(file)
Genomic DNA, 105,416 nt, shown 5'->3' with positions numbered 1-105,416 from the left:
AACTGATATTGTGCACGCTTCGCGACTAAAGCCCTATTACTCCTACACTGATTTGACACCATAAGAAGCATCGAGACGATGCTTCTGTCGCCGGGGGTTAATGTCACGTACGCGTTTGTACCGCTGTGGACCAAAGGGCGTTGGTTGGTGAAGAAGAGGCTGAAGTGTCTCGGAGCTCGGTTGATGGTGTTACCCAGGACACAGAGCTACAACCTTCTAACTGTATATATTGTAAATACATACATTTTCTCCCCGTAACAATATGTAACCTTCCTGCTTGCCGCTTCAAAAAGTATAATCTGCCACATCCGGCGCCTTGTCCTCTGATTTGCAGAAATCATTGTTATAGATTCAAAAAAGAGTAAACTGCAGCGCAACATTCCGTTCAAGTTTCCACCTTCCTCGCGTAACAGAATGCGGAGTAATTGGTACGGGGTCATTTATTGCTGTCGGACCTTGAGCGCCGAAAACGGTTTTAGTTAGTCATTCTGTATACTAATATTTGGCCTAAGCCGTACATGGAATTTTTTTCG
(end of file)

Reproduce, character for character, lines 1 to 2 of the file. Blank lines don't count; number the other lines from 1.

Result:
Genomic DNA, 105,416 nt, shown 5'->3' with positions numbered 1-105,416 from the left:
AACTGATATTGTGCACGCTTCGCGACTAAAGCCCTATTACTCCTACACTGATTTGACACCATAAGAAGCATCGAGACGATGCTTCTGTCGCCGGGGGTTAATGTCACGTACGCGTTTGTACCGCTGTGGACCAAAGGGCGTTGGTTGGTGAAGAAGAGGCTGAAGTGTCTCGGAGCTCGGTTGATGGTGTTACCCAGGACACAGAGCTACAACCTTCTAACTGTATATATTGTAAATACATACATTTTCTCCCCGTAACAATATGTAACCTTCCTGCTTGCCGCTTCAAAAAGTATAATCTGCCACATCCGGCGCCTTGTCCTCTGATTTGCAGAAATCATTGTTATAGATTCAAAAAAGAGTAAACTGCAGCGCAACATTCCGTTCAAGTTTCCACCTTCCTCGCGTAACAGAATGCGGAGTAATTGGTACGGGGTCATTTATTGCTGTCGGACCTTGAGCGCCGAAAACGGTTTTAGTTAGTCATTCTGTATACTAATATTTGGCCTAAGCCGTACATGGAATTTTTTTCG